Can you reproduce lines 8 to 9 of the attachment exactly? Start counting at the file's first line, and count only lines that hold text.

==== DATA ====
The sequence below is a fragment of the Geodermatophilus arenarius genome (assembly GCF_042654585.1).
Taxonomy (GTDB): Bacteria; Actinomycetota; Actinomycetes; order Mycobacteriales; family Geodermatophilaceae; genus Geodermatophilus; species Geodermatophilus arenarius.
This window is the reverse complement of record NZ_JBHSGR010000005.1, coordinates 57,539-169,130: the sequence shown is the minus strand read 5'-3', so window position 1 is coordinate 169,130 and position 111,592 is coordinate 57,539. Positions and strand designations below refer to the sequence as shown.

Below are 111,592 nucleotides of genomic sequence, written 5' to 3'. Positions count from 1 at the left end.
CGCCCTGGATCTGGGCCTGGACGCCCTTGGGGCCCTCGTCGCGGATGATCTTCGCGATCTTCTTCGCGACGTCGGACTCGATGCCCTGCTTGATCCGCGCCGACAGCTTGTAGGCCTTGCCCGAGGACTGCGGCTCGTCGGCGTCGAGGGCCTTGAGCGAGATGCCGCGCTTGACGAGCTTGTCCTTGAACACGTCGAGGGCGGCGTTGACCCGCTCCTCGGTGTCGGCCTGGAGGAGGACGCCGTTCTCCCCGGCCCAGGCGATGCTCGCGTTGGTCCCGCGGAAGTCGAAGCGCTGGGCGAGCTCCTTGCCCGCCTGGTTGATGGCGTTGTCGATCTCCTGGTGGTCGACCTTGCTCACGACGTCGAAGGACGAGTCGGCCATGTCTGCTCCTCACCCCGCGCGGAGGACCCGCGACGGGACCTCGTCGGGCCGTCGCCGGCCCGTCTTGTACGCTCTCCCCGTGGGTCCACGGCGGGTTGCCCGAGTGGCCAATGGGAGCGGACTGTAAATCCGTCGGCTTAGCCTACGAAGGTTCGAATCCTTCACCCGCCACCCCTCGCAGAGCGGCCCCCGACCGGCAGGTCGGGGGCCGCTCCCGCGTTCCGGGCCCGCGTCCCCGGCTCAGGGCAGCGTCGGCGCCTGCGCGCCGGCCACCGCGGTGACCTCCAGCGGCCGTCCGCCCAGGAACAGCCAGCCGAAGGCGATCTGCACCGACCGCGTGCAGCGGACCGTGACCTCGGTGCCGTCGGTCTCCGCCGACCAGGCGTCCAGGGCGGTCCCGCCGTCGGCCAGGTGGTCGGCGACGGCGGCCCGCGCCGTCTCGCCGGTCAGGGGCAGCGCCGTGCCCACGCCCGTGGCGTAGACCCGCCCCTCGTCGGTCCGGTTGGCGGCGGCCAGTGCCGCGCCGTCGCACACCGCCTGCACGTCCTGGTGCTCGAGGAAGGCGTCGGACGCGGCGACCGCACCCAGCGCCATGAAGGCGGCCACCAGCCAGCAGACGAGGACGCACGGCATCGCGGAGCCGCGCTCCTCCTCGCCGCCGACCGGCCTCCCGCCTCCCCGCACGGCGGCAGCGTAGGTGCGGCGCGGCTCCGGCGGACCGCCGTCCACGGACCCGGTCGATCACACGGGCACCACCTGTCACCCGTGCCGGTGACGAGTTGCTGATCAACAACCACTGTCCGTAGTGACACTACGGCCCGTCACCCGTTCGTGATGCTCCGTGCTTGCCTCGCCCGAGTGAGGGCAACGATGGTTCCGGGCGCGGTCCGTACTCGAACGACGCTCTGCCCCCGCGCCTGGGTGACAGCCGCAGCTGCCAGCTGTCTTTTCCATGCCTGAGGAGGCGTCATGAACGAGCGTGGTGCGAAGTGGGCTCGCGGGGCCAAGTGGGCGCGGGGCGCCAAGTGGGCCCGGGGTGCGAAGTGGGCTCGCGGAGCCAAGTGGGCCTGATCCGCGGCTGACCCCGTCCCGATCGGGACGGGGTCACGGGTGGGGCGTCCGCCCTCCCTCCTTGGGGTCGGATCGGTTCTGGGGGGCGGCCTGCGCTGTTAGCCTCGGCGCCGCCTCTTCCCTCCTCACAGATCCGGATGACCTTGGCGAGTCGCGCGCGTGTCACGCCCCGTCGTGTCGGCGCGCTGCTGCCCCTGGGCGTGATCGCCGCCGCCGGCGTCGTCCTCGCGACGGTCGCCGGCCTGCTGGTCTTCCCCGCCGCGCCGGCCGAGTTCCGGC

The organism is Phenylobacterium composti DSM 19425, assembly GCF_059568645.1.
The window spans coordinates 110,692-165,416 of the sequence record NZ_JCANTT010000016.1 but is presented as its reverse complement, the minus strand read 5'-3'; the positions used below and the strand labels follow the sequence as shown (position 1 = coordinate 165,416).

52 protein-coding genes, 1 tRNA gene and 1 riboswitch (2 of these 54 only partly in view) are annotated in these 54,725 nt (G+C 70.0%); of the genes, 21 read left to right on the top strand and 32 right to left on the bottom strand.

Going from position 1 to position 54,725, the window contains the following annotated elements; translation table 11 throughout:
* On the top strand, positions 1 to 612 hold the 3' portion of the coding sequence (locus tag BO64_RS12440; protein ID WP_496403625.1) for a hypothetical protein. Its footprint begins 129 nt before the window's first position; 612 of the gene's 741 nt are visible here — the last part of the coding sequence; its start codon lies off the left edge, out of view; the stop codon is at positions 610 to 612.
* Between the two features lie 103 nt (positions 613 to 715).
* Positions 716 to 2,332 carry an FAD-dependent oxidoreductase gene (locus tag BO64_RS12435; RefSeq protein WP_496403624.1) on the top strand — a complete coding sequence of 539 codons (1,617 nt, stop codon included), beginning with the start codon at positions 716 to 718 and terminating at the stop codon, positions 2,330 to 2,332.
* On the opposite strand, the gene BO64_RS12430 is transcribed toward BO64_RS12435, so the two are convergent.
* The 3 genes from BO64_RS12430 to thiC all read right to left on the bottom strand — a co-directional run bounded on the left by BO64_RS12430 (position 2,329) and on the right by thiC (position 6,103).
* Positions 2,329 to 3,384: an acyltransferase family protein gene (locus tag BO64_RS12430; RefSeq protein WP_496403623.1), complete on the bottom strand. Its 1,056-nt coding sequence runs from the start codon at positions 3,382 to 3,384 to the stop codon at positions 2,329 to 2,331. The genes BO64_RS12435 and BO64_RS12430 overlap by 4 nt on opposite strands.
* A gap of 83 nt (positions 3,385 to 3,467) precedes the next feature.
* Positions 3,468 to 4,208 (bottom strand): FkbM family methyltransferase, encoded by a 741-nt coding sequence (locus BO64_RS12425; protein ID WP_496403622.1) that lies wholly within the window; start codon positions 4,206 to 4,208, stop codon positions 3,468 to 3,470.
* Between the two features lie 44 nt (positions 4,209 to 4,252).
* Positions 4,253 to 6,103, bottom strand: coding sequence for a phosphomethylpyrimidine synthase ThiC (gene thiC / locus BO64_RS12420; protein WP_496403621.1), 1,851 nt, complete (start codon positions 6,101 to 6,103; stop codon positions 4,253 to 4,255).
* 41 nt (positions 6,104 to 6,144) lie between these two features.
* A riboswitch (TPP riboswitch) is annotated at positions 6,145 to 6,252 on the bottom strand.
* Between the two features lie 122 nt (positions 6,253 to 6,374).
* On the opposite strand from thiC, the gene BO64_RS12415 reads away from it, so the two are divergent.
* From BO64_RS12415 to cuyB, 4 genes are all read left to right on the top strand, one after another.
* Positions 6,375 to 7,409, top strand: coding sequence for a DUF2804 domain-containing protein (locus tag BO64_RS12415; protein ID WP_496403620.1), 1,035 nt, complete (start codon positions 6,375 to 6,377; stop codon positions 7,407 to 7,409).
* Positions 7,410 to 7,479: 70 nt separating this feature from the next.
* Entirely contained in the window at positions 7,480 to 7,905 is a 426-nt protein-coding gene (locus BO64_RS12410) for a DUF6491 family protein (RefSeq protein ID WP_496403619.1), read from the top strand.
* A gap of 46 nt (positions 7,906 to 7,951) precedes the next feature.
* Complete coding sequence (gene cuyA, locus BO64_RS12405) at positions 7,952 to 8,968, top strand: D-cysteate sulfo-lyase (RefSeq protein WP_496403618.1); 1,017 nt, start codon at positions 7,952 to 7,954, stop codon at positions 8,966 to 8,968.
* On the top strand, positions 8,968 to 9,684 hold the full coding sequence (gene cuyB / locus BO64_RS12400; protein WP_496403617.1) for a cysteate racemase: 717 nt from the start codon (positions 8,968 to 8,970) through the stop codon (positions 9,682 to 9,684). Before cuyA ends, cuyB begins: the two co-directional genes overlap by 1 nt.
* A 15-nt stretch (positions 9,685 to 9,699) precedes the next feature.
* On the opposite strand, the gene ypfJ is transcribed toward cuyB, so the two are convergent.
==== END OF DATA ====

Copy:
52 protein-coding genes, 1 tRNA gene and 1 riboswitch (2 of these 54 only partly in view) are annotated in these 54,725 nt (G+C 70.0%); of the genes, 21 read left to right on the top strand and 32 right to left on the bottom strand.

Going from position 1 to position 54,725, the window contains the following annotated elements; translation table 11 throughout: